Amy McCarley, |
The cover photo of Amy McCarley's Jet Engines depicts a woman who bears a striking resemblance to the young Loretta Lynn. This probably won't be the average consumer's first thought, but it will be there once the listening commences. If not a Lynn clone by any stretch, McCarley feels at times like some broad, updated approximation of this still influential one-time country star. And, too, there's that heavy Southern accent, in McCarley's case courtesy of her Alabama upbringing.
This is her second album -- I haven't heard her first and indeed hadn't heard of her till now -- but Jet Engines quickly caught my undivided attention as it started to play. Likely, it will do the same to you. The opening cut, "Everybody Wants To," its skeletal production designed to afford McCarley's voice as much space as possible, is sung with a distinctive power and an affecting sincerity. A plain-spoken declaration of the common human desire to find one's place in the world, it amounts to a kind of secular hymn. It's also one of the finest new songs I've heard this year.
Nine cuts follow, all originals, in a style that borrows in varying quantities from country, folk and rockabilly. Perhaps a little disappointingly, the remaining numbers tend usually to be more personal and relationship-centered, as if after "Everybody" McCarley had exhausted Big Statements. There are no narrative songs, either; instead, we get one-sided conversations with lovers, current or former, or late-night ruminations on same. Though this reviewer wished for more expansively imaginative contents, the songs are solidly constructed, the production consistently well tuned, the vocals an aural delight.
In some ways McCarley seems off in a country music of her own invention, bowing generally to tradition but from a modern perspective that implicitly assumes a woman's autonomy in love, sex and career. Two songs nod to classic pieces composed decades ago. "Radio On" spins out of Albert Brumley's "Turn Your Radio On," "Woods on Fire" from a thematic re-imagining of Hank Williams's "Settin' the Woods on Fire" (though McCarley slips in a sly allusion to Jim Morrison at the end). Other especially strong numbers include the irresistible "Head Out of Town" and the interestingly conceived drinkin'-and-thinkin' "Smart Man."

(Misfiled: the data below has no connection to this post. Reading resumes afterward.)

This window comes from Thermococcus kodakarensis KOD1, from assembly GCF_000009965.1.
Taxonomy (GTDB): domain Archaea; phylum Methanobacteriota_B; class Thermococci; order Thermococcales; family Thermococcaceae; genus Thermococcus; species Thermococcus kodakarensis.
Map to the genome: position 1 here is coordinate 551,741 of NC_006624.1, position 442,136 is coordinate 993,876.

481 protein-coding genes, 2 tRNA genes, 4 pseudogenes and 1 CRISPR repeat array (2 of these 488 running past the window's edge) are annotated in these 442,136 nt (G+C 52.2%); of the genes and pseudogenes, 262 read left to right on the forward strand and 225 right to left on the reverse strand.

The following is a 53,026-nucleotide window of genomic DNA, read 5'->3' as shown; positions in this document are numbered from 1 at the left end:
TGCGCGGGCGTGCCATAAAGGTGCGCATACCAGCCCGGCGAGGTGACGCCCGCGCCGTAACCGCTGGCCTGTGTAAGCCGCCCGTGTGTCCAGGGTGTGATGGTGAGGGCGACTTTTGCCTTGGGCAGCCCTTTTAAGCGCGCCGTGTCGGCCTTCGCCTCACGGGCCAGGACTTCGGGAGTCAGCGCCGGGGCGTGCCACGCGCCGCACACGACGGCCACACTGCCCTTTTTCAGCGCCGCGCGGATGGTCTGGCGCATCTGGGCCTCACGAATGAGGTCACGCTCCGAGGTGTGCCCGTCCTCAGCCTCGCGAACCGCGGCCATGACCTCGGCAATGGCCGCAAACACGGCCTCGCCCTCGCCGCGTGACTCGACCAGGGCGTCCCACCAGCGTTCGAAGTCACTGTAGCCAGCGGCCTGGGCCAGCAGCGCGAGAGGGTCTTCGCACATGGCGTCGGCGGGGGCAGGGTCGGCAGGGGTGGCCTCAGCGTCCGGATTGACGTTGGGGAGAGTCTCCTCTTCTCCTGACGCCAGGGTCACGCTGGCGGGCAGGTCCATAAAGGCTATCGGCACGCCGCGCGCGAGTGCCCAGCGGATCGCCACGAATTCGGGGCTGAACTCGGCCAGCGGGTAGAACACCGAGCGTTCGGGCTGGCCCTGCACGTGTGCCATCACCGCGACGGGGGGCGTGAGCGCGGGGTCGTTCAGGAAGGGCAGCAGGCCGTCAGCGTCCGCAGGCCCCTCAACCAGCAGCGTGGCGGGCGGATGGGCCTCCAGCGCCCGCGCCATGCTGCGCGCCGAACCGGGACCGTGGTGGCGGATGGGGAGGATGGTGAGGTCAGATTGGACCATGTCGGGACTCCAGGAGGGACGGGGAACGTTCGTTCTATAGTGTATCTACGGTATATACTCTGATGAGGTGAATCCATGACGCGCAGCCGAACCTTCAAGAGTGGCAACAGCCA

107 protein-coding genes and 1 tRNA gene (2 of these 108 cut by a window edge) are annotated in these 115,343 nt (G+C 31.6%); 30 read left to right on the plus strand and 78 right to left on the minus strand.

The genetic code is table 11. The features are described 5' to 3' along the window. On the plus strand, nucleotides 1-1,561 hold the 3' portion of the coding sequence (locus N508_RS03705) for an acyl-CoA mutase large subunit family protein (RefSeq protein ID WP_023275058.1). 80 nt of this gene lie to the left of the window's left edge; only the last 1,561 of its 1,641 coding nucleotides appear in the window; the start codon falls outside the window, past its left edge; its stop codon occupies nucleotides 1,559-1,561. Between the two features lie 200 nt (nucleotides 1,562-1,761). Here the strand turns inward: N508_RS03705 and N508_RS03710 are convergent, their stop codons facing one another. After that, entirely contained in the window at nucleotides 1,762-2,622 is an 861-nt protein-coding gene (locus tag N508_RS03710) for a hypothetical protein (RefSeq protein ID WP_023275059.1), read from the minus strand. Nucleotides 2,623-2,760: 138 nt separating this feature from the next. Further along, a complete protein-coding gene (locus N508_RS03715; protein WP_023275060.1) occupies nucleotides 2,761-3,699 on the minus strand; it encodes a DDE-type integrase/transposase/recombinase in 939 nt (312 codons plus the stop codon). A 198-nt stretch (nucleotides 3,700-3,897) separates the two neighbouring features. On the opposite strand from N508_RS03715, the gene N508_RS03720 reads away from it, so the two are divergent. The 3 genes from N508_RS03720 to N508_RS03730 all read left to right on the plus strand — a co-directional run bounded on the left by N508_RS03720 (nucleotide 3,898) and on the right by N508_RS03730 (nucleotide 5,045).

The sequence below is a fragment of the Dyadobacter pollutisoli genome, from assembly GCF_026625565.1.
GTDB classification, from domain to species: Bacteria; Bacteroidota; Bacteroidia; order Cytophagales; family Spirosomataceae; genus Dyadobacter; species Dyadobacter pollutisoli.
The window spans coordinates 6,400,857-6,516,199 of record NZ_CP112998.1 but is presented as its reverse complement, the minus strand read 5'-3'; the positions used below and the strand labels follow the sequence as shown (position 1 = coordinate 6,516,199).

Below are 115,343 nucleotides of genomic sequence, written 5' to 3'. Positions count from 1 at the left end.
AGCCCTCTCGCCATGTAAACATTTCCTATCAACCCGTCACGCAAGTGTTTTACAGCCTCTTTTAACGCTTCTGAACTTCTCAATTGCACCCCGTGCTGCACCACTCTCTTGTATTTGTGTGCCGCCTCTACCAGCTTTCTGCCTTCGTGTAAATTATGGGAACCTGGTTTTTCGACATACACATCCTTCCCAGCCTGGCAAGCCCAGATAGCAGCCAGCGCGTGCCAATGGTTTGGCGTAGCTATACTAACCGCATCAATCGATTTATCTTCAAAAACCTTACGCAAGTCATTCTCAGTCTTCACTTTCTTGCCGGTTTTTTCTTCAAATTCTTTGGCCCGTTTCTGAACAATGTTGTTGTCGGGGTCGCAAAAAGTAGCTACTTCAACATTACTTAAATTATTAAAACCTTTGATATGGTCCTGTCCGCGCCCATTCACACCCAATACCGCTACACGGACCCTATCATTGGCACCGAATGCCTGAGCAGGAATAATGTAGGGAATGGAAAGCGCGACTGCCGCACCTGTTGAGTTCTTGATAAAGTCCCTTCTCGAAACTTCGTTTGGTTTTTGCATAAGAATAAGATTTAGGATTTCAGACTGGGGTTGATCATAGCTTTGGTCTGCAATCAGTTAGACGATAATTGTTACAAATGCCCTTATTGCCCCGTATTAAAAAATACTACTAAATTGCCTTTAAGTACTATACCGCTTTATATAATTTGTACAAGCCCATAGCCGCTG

Another way to define McCarley, perhaps, is as the product of an unlikely union of Loretta Lynn and John Prine, but that's not quite it, either. Lynn's performances are emotionally direct, while McCarley's feel a little guarded even in the ostensibly confessional. She also lacks Prine's quirky storytelling gift and his off-the-wall humor. Everything on Jet Engines isn't somber, but actual jokes are hard to find.
As it is, this is a pretty good album, and in its most inspired moments more than that. If you're looking for an appealingly fresh sound fashioned out of found materials, you'll want to hear this. While Jet Engines doesn't take McCarley all the way to her destination -- presumably, recognition as a fully formed and singularly talented singer-songwriter -- it affords at least a sense of what she will be like by the time she lands.
music review by
26 July 2014
Send us your opinions!